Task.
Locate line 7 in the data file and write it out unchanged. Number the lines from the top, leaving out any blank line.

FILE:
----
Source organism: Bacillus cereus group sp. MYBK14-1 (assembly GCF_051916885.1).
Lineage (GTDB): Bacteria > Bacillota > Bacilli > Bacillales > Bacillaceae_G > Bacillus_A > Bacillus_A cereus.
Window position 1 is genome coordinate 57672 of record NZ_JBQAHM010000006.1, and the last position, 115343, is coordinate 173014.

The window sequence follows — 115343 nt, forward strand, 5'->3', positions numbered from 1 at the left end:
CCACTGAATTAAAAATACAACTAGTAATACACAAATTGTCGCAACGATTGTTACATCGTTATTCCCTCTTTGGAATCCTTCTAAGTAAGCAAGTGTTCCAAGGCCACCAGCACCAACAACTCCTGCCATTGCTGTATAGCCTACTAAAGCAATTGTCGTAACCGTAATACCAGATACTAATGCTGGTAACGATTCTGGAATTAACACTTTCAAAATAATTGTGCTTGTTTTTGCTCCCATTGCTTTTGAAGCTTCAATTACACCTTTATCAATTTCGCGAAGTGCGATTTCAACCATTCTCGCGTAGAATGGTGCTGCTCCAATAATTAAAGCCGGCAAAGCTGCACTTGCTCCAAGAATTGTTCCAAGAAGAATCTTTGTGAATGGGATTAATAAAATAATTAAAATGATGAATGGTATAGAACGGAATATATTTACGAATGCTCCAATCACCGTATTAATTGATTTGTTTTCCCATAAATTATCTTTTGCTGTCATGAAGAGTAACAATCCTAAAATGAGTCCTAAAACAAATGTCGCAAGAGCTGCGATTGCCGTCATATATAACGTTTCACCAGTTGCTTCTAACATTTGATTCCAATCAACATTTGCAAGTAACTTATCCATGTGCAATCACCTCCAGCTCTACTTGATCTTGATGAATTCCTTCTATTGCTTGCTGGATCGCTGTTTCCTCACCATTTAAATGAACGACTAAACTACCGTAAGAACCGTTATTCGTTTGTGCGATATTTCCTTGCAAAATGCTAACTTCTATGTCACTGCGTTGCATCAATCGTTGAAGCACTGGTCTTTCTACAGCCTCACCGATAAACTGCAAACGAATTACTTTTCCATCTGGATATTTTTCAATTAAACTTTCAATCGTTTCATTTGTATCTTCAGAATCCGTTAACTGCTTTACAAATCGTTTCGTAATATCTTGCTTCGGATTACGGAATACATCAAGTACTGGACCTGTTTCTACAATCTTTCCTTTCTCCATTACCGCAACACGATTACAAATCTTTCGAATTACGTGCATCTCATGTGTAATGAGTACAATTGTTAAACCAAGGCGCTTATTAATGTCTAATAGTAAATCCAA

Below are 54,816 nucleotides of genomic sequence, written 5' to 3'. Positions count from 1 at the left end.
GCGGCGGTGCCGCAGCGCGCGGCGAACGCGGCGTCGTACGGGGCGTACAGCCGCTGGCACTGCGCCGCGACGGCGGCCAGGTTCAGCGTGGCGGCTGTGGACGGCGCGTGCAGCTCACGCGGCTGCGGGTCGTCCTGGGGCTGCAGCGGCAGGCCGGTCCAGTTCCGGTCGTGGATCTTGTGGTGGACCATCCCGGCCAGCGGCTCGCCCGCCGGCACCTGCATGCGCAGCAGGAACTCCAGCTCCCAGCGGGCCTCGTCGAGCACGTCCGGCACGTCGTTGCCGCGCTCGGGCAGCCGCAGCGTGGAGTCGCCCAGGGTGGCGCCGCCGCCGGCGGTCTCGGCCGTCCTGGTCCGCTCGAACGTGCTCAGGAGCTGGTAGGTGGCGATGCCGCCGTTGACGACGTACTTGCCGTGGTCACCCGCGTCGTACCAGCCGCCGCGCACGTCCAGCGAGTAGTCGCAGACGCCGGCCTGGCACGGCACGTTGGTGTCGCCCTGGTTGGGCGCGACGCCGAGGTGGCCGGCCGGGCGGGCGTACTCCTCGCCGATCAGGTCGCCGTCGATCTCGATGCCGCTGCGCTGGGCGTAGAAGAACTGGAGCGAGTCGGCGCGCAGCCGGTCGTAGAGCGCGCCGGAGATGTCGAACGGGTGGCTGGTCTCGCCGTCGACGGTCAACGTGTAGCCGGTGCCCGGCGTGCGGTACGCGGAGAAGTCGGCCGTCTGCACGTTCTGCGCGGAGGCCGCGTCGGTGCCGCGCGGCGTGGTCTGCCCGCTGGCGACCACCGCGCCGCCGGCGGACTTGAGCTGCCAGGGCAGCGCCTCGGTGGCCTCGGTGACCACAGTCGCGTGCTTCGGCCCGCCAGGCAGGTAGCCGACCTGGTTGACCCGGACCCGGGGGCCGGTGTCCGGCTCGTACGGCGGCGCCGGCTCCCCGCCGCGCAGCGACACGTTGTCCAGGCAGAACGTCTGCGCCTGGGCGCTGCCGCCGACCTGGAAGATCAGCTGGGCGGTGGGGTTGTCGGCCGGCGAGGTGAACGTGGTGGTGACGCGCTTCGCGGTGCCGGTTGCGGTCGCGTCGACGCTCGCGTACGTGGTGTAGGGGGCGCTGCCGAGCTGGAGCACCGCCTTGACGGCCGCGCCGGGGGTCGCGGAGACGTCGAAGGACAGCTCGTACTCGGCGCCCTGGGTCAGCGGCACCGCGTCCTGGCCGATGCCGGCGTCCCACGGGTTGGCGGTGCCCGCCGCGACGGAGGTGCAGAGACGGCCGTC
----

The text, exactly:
GCGGCGGTGCCGCAGCGCGCGGCGAACGCGGCGTCGTACGGGGCGTACAGCCGCTGGCACTGCGCCGCGACGGCGGCCAGGTTCAGCGTGGCGGCTGTGGACGGCGCGTGCAGCTCACGCGGCTGCGGGTCGTCCTGGGGCTGCAGCGGCAGGCCGGTCCAGTTCCGGTCGTGGATCTTGTGGTGGACCATCCCGGCCAGCGGCTCGCCCGCCGGCACCTGCATGCGCAGCAGGAACTCCAGCTCCCAGCGGGCCTCGTCGAGCACGTCCGGCACGTCGTTGCCGCGCTCGGGCAGCCGCAGCGTGGAGTCGCCCAGGGTGGCGCCGCCGCCGGCGGTCTCGGCCGTCCTGGTCCGCTCGAACGTGCTCAGGAGCTGGTAGGTGGCGATGCCGCCGTTGACGACGTACTTGCCGTGGTCACCCGCGTCGTACCAGCCGCCGCGCACGTCCAGCGAGTAGTCGCAGACGCCGGCCTGGCACGGCACGTTGGTGTCGCCCTGGTTGGGCGCGACGCCGAGGTGGCCGGCCGGGCGGGCGTACTCCTCGCCGATCAGGTCGCCGTCGATCTCGATGCCGCTGCGCTGGGCGTAGAAGAACTGGAGCGAGTCGGCGCGCAGCCGGTCGTAGAGCGCGCCGGAGATGTCGAACGGGTGGCTGGTCTCGCCGTCGACGGTCAACGTGTAGCCGGTGCCCGGCGTGCGGTACGCGGAGAAGTCGGCCGTCTGCACGTTCTGCGCGGAGGCCGCGTCGGTGCCGCGCGGCGTGGTCTGCCCGCTGGCGACCACCGCGCCGCCGGCGGACTTGAGCTGCCAGGGCAGCGCCTCGGTGGCCTCGGTGACCACAGTCGCGTGCTTCGGCCCGCCAGGCAGGTAGCCGACCTGGTTGACCCGGACCCGGGGGCCGGTGTCCGGCTCGTACGGCGGCGCCGGCTCCCCGCCGCGCAGCGACACGTTGTCCAGGCAGAACGTCTGCGCCTGGGCGCTGCCGCCGACCTGGAAGATCAGCTGGGCGGTGGGGTTGTCGGCCGGCGAGGTGAACGTGGTGGTGACGCGCTTCGCGGTGCCGGTTGCGGTCGCGTCGACGCTCGCGTACGTGGTGTAGGGGGCGCTGCCGAGCTGGAGCACCGCCTTGACGGCCGCGCCGGGGGTCGCGGAGACGTCGAAGGACAGCTCGTACTCGGCGCCCTGGGTCAGCGGCACCGCGTCCTGGCCGATGCCGGCGTCCCACGGGTTGGCGGTGCCCGCCGCGACGGAGGTGCAGAGACGGCCGTC